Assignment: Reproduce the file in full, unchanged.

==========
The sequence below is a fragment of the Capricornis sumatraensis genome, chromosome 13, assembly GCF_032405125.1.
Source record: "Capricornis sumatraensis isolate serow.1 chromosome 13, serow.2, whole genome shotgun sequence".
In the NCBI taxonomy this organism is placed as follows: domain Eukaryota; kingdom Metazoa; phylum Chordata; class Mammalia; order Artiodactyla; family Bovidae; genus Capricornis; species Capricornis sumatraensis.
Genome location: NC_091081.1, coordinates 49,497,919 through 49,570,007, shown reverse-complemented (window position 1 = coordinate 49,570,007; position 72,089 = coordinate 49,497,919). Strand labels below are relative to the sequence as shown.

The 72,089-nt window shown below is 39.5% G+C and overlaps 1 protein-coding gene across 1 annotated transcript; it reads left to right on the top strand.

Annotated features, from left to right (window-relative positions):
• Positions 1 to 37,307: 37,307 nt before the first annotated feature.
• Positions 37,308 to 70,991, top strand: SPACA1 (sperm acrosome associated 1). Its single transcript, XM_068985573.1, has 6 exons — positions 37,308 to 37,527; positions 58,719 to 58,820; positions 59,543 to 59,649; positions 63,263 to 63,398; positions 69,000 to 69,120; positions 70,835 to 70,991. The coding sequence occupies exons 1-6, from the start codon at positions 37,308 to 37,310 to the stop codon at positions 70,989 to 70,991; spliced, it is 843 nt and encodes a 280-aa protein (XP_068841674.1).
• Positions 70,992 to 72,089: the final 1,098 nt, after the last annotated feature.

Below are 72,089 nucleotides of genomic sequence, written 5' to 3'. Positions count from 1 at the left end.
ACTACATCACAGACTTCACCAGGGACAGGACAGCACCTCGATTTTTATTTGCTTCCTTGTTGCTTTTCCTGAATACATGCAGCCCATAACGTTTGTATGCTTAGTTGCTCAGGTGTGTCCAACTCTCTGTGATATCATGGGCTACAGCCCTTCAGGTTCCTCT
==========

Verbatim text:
The sequence below is a fragment of the Capricornis sumatraensis genome, chromosome 13, assembly GCF_032405125.1.
Source record: "Capricornis sumatraensis isolate serow.1 chromosome 13, serow.2, whole genome shotgun sequence".
In the NCBI taxonomy this organism is placed as follows: domain Eukaryota; kingdom Metazoa; phylum Chordata; class Mammalia; order Artiodactyla; family Bovidae; genus Capricornis; species Capricornis sumatraensis.
Genome location: NC_091081.1, coordinates 49,497,919 through 49,570,007, shown reverse-complemented (window position 1 = coordinate 49,570,007; position 72,089 = coordinate 49,497,919). Strand labels below are relative to the sequence as shown.

The 72,089-nt window shown below is 39.5% G+C and overlaps 1 protein-coding gene across 1 annotated transcript; it reads left to right on the top strand.

Annotated features, from left to right (window-relative positions):
• Positions 1 to 37,307: 37,307 nt before the first annotated feature.
• Positions 37,308 to 70,991, top strand: SPACA1 (sperm acrosome associated 1). Its single transcript, XM_068985573.1, has 6 exons — positions 37,308 to 37,527; positions 58,719 to 58,820; positions 59,543 to 59,649; positions 63,263 to 63,398; positions 69,000 to 69,120; positions 70,835 to 70,991. The coding sequence occupies exons 1-6, from the start codon at positions 37,308 to 37,310 to the stop codon at positions 70,989 to 70,991; spliced, it is 843 nt and encodes a 280-aa protein (XP_068841674.1).
• Positions 70,992 to 72,089: the final 1,098 nt, after the last annotated feature.

Below are 72,089 nucleotides of genomic sequence, written 5' to 3'. Positions count from 1 at the left end.
ACTACATCACAGACTTCACCAGGGACAGGACAGCACCTCGATTTTTATTTGCTTCCTTGTTGCTTTTCCTGAATACATGCAGCCCATAACGTTTGTATGCTTAGTTGCTCAGGTGTGTCCAACTCTCTGTGATATCATGGGCTACAGCCCTTCAGGTTCCTCT